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G20 leaders – did they address the real crisis?

Global leaders should not forget their promises on food security, says Robin Willoughby.

Robin Willoughby

The November 2011 G20 meeting in Cannes last week, perhaps understandably, focused on addressing the eurozone crisis. However, behind the financial headlines lies a bigger crisis of global hunger and malnutrition.

The Horn of Africa famine has drawn heightened attention to the issues of food security and hunger, with many tens of thousands of people suffering from losses of food supplies and an inability to purchase food in parts of Kenya, Ethiopia and Somalia.
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Mega farms: yay or nay?

Agriculture needs to produce more food from less. Are ‘mega’ farms the answer, asks Becky Hothersall.

Becky Hothersall

I research the health and welfare of chickens reared for meat, but last year I spent six weeks working with BBC Countryfile as part of the British Science Association’s Media Fellowship scheme for research scientists. At the BBC I had the chance to act as researcher and scientific adviser for a feature looking at the rise of huge indoor ‘mega’ dairies and pig farms in the United States.

The mega farm debate is highly polarised. I heard equally passionate arguments that mega farms pollute the environment and destroy rural communities, and from others who believe that they’re the only viable way to keep meat and dairy products affordable back here in Britain.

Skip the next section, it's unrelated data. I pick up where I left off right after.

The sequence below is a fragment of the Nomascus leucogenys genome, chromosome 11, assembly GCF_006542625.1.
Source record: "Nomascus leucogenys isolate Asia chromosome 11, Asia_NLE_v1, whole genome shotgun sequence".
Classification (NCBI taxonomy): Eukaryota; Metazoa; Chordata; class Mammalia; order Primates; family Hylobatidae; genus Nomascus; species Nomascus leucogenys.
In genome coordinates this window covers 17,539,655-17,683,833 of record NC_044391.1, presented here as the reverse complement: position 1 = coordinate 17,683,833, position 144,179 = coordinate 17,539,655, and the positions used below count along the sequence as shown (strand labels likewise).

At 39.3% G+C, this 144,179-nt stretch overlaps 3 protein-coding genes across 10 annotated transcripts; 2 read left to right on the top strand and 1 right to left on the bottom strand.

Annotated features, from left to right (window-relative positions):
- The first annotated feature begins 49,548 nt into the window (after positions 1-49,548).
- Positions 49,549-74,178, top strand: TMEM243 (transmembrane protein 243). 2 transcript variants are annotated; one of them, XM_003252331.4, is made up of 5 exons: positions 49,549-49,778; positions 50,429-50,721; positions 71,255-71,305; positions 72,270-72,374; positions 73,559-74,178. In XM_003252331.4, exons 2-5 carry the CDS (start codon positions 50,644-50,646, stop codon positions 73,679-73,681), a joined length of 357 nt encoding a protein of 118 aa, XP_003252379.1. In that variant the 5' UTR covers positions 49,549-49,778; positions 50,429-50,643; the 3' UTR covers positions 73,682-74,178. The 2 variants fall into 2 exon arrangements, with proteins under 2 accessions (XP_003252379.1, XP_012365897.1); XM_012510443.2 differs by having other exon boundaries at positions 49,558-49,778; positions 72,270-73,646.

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Iain Gordon reflects on a unique opportunity for Scottish science and enterprise as well as the challenges that lie ahead.

Iain Gordon

On 1 April 2011 Scotland became home to a brand new scientific research centre. The James Hutton Institute aims to be one of the world’s leading research institutes on land, crops, water and the environment and is the biggest, multi-disciplinary centre of its type in the UK.

Fittingly, its name has been taken from one of the leading figures of the Scottish Enlightenment, James Hutton (1726-97).
Continue reading A new institute to tackle food security challenges

Sara Delaney

Developing agriculture in sub-Saharan Africa involves tackling political problems as well as the scientific ones, says Sara Delaney.

Bold orange signs decorated the brightly lit rooms, each proclaiming ‘New Directions for Smallholder Agriculture’ and offering a taste of keywords to come: ‘finance, migration, accessing markets, youth…’, serving as an inspiring backdrop for the two day conference held at the International Fund for Agricultural Development (IFAD), in Rome, on January 24-25.
Continue reading Elephants in the conference room

Concerted and coordinated action can bring success in the field and enhance food security, says John Anderson.

John Anderson

We now believe rinderpest has been eradicated from the world. When finally confirmed in 2011, rinderpest eradication will be the only disease conquered after smallpox back in the 1970s.

Rinderpest was one of the most devastating virus diseases of livestock known to man. Closely related to measles in humans, rinderpest (from the German ‘cattle plague’) has probably been around since before the birth of Christ and devastated European powers in the 17th century.
Continue reading Lessons learned from global rinderpest eradication